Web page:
Most family businesses start with an informal board that may be comprised of all family owners and perhaps a few key non-family executives. While this form provides a way to update owners on key matters impacting the company, it is rarely the right group of stakeholders to bring the depth of insight, oversight and objectivity that is most valuable from a more formalized board of directors. Often, when leaders recognize that their board would benefit from the perspective of independent outside directors, these individuals are added with little planning done around the role for and preparation of family directors as the board’s role and mandate evolves.
As a result, you may end up with family directors who are not clear on their role and how they are expected to contribute. In the case of family directors who also work in the business – it can be challenging to shift perspective from their operating role to that of oversight of management. In fact, this can create awkward situations when you have a younger family member, who sits on the board by virtue of their ownership, engaged in oversight discussions about a senior leader in the business who is “several levels above their pay grade.”
A family member who works in the business may bring the qualifications of understanding the business to their role as a director, but that is not sufficient. Navigating this ‘dual role’ for family directors who also work in the business requires that the family develop guidelines around this complexity and underscores the importance of specific board training and mentoring for operating owners who also serve as directors.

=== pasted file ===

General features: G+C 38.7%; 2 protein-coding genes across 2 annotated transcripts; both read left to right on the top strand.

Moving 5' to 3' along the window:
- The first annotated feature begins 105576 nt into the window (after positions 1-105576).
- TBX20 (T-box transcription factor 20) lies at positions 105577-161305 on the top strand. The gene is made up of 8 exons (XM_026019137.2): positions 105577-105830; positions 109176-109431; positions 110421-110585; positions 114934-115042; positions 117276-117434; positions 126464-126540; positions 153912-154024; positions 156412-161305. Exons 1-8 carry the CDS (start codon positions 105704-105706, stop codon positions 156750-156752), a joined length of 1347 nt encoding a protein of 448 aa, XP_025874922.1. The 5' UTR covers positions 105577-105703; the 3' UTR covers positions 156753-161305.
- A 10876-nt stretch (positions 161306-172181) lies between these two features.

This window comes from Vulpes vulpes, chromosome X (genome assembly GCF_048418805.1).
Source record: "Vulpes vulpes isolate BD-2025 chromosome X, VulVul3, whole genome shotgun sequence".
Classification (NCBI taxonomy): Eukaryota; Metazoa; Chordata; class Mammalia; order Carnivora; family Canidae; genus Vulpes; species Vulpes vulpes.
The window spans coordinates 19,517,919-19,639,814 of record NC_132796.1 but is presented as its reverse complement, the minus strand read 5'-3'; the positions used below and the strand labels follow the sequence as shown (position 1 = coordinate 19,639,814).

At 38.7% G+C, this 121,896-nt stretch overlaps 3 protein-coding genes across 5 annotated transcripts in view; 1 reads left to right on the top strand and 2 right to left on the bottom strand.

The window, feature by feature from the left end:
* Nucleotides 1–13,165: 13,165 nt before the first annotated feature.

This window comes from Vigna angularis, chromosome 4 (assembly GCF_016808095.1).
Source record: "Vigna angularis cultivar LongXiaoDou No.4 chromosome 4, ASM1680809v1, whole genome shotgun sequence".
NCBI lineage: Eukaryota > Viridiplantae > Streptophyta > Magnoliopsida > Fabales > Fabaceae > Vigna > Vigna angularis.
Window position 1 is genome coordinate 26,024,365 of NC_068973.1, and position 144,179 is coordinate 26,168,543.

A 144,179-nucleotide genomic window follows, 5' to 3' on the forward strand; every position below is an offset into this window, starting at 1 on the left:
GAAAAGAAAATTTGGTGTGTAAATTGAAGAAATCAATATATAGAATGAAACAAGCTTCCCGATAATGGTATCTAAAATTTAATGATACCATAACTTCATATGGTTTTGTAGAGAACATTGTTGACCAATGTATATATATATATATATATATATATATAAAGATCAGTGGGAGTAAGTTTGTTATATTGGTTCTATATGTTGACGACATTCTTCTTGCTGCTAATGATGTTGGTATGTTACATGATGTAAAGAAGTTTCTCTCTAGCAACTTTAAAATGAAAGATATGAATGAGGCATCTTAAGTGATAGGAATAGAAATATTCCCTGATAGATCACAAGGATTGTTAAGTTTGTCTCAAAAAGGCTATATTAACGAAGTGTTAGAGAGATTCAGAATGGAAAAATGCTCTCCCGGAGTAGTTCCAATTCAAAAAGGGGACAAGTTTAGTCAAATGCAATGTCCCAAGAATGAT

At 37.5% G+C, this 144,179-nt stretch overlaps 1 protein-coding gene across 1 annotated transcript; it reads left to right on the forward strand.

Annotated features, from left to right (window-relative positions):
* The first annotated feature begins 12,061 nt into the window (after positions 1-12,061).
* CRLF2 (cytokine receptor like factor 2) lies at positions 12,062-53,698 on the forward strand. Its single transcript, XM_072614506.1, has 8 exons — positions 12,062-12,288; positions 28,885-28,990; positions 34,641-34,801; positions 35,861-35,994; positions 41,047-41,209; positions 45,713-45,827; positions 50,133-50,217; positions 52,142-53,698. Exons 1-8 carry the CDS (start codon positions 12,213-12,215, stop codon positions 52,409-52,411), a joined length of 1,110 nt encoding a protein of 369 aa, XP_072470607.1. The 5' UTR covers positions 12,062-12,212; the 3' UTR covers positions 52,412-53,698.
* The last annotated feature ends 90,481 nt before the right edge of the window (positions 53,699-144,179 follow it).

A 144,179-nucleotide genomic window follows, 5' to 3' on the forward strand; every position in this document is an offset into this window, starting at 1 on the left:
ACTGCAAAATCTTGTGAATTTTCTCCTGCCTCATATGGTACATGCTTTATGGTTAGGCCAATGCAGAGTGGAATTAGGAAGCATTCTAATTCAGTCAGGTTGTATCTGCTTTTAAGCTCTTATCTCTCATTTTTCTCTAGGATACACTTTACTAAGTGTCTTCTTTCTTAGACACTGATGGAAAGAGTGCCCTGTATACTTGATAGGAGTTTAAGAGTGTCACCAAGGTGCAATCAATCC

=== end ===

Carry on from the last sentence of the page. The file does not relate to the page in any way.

Family owners who are not working in the business also need training so that they can contribute as full members of the board. Family directors (especially those who do not work in the business) do not feel like they have much to contribute to the conversation at the board level, therefore they rarely engage and eventually are seen more like observers than ‘real’ board members. This is a complex and touchy subject because it can be the case that the business has recruited accomplished independent directors whose business experience way exceeds that of any family member, making it intimidating to weigh in on matters far outside the scope of competence of a given family director.
The most important way to address this challenge is to make sure everyone: family, management and independent directors, are clear and aligned on the role and importance of family directors at the board. The owners need to articulate why they want family directors and how those individuals are expected to add value to the board. Independent directors and management need to understand and value this important role so that they make a point of seeking out family directors on key topics or matters that the family has deemed of special importance to the owners.
One tool that owners use in developing board talent among their family members is to give them the opportunity to attend board meetings as observers. While it is true that getting a sense of what goes on at the board can be helpful, this approach cannot be over-used or done with little consideration or input from the independent directors.
( All Statistical information presented in this blog has been obtained from an extract of an article from the Family Business Consulting Group based in Chicago) Follow us on our Facebook page and Family Business Office website at www.familybusiness.org.mt
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